Giving a Heart-Transplant Pioneer His Due

Hamilton Naki, who died this week in Cape Town, South Africa, was a skilled medical worker who assisted in the world's first heart transplants. The lead doctor got credit for the pioneering work, but Naki was never identified because he was black.

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SCOTT SIMON, host:

This is WEEKEND EDITION from NPR News. I'm Scott Simon.

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SIMON: Hamilton Naki died this weekend in Cape Town at the age of 78. He was not Dr. Naki, but he held an awful lot of heart in his hands. Mr. Naki was a medical worker with famously skilled hands who assisted Dr. Christiaan Barnard in the world's first heart transplants beginning in 1967. Dr. Barnard would install the heart, but only after Mr. Naki had carefully removed it from a donor and cleansed each cranny of blood. Dr. Barnard became rich and famous.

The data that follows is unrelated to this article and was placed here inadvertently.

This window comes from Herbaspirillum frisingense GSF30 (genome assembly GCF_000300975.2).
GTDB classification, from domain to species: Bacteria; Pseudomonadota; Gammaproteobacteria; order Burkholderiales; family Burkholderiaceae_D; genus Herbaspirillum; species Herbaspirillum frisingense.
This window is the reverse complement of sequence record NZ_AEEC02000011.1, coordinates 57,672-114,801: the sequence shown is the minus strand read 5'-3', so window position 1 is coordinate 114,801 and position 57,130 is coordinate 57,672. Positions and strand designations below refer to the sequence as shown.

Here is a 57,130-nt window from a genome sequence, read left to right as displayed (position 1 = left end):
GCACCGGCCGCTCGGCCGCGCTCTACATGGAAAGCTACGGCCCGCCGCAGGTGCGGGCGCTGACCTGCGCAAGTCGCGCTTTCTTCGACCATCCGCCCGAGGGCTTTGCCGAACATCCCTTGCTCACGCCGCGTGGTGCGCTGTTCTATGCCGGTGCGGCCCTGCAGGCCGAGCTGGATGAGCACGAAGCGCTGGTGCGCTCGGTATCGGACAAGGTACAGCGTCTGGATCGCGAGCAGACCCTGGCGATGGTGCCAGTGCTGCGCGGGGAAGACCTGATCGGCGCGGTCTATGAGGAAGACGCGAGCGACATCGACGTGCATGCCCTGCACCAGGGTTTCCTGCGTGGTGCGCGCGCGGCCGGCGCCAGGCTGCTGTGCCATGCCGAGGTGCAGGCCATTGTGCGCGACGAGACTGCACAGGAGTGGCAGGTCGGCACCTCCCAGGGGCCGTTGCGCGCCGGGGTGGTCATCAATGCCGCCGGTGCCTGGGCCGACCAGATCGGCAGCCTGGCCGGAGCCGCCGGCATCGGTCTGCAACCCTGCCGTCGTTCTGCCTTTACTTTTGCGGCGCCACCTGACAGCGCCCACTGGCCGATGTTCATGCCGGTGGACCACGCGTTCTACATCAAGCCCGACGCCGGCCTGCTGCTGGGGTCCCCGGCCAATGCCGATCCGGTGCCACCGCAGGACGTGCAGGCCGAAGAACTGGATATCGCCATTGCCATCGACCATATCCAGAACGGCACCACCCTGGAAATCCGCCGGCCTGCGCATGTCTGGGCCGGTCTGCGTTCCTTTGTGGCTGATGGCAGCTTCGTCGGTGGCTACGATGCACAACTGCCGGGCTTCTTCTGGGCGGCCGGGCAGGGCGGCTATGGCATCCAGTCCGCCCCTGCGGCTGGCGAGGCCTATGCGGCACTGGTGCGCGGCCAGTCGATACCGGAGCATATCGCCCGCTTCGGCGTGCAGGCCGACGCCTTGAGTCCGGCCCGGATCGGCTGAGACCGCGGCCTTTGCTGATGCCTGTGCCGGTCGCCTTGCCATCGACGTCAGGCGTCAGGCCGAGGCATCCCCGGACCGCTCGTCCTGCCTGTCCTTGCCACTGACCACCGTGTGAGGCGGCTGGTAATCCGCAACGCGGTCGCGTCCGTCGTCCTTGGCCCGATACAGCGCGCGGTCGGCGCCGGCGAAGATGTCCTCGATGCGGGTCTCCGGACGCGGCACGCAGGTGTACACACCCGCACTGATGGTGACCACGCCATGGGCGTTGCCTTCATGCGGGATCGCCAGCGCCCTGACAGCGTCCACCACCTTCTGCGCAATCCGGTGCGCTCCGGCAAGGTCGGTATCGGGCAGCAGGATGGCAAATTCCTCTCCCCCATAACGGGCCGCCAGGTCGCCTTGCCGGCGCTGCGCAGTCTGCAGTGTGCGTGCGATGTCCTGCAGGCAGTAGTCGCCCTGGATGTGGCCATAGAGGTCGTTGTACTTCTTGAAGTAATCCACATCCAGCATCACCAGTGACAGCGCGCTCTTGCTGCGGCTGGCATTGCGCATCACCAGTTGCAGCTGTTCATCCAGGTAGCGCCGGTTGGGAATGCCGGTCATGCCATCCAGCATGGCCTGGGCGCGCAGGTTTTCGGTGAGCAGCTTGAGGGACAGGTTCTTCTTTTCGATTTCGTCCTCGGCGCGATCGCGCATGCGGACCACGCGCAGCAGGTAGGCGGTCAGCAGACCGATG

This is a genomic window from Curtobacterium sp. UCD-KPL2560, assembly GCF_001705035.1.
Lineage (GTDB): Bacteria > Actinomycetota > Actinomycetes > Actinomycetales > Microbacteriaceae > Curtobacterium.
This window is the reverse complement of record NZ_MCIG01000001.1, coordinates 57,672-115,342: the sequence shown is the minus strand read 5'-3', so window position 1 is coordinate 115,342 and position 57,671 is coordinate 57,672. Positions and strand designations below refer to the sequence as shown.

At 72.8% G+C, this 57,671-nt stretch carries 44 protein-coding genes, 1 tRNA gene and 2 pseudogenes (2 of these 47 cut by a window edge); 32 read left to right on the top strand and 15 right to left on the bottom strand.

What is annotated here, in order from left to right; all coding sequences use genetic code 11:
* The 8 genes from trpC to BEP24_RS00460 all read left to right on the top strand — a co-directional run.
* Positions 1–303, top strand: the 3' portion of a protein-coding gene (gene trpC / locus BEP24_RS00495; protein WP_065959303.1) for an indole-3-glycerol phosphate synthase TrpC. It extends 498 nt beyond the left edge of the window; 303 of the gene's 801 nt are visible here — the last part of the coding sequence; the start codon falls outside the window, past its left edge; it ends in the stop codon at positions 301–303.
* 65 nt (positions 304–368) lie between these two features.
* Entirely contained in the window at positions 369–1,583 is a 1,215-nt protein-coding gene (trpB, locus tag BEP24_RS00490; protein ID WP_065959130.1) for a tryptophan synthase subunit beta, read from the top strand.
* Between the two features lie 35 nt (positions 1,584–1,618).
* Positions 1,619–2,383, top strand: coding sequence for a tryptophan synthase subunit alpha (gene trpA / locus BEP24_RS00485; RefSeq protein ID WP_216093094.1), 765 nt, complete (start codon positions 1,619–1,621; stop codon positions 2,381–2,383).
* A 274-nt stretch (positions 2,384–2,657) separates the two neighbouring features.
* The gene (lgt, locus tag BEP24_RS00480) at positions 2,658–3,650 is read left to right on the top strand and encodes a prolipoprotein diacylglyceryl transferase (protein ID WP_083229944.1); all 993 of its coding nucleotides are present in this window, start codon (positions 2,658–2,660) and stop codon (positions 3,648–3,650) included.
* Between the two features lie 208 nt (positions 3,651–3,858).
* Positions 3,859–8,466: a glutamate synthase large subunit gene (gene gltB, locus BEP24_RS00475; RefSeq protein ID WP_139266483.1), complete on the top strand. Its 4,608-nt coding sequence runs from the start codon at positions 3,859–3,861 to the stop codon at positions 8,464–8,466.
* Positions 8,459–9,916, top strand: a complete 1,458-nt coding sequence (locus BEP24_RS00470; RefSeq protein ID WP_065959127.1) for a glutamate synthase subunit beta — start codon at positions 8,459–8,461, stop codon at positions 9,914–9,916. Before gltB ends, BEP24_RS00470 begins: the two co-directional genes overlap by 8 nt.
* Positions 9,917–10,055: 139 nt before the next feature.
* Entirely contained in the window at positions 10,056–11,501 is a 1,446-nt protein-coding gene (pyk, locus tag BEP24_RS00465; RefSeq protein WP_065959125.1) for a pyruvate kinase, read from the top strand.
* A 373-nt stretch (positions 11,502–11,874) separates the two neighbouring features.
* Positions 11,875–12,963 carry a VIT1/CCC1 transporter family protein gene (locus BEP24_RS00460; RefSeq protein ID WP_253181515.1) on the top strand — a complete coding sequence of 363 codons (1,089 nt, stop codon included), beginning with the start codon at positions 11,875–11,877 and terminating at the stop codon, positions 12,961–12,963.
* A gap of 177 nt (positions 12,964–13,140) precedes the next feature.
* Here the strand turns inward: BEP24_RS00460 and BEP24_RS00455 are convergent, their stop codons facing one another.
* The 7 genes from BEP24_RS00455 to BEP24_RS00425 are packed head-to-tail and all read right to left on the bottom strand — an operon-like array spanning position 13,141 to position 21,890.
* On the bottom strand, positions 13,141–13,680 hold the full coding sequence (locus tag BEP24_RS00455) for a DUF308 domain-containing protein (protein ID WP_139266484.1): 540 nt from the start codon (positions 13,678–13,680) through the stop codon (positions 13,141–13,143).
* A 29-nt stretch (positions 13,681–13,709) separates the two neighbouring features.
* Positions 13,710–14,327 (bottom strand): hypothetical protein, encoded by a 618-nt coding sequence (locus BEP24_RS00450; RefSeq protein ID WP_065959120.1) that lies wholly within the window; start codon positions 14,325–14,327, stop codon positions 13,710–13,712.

Hamilton Naki was black and hadn't been able to attend school past the age of 14 under apartheid. But after briefly working as a cattle herder, he hitched a ride into Cape Town and eventually found a job tending animals in the research lab at the Groote Schuur hospital. He saw dissections there and, as he said, `I learned with my eyes.' Dr. Barnard revered Mr. Naki's surgical skills and insisted he assist him in all heart transplants. The hospital had to oblige. But when the world's press first took pictures of the world's first heart transplant surgical team, the hospital identified Hamilton Naki as a gardener.

By the time he retired in 1991, Mr. Naki has assisted in thousands of heart and liver transplants and taught thousands of doctors. Shortly before he died in 2001, Christiaan Barnard finally revealed Hamilton Naki's true role on his team. Mr. Naki finally received an honorary medical degree. In a way, he was gardener whose hands cultivated life.

Coming up, a blues legend gets a museum all his own.

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